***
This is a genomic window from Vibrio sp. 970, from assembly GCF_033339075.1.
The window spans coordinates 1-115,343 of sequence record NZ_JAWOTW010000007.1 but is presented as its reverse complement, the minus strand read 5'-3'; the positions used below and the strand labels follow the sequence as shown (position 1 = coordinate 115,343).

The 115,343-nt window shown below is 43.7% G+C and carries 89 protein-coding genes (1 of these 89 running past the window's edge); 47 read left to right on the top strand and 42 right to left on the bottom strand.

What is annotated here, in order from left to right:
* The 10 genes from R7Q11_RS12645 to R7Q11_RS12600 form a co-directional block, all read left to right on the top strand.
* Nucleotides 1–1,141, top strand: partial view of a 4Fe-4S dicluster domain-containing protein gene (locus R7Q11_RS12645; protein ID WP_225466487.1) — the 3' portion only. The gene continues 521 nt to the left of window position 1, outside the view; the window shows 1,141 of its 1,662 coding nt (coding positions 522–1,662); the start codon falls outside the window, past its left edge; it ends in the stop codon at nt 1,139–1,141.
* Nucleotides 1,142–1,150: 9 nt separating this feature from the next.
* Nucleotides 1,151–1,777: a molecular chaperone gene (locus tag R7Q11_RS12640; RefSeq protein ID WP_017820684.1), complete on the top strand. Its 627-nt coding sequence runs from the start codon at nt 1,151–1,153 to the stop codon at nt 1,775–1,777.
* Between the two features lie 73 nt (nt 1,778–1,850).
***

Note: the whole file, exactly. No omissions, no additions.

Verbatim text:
This is a genomic window from Vibrio sp. 970, from assembly GCF_033339075.1.
The window spans coordinates 1-115,343 of sequence record NZ_JAWOTW010000007.1 but is presented as its reverse complement, the minus strand read 5'-3'; the positions used below and the strand labels follow the sequence as shown (position 1 = coordinate 115,343).

The 115,343-nt window shown below is 43.7% G+C and carries 89 protein-coding genes (1 of these 89 running past the window's edge); 47 read left to right on the top strand and 42 right to left on the bottom strand.

What is annotated here, in order from left to right:
* The 10 genes from R7Q11_RS12645 to R7Q11_RS12600 form a co-directional block, all read left to right on the top strand.
* Nucleotides 1–1,141, top strand: partial view of a 4Fe-4S dicluster domain-containing protein gene (locus R7Q11_RS12645; protein ID WP_225466487.1) — the 3' portion only. The gene continues 521 nt to the left of window position 1, outside the view; the window shows 1,141 of its 1,662 coding nt (coding positions 522–1,662); the start codon falls outside the window, past its left edge; it ends in the stop codon at nt 1,139–1,141.
* Nucleotides 1,142–1,150: 9 nt separating this feature from the next.
* Nucleotides 1,151–1,777: a molecular chaperone gene (locus tag R7Q11_RS12640; RefSeq protein ID WP_017820684.1), complete on the top strand. Its 627-nt coding sequence runs from the start codon at nt 1,151–1,153 to the stop codon at nt 1,775–1,777.
* Between the two features lie 73 nt (nt 1,778–1,850).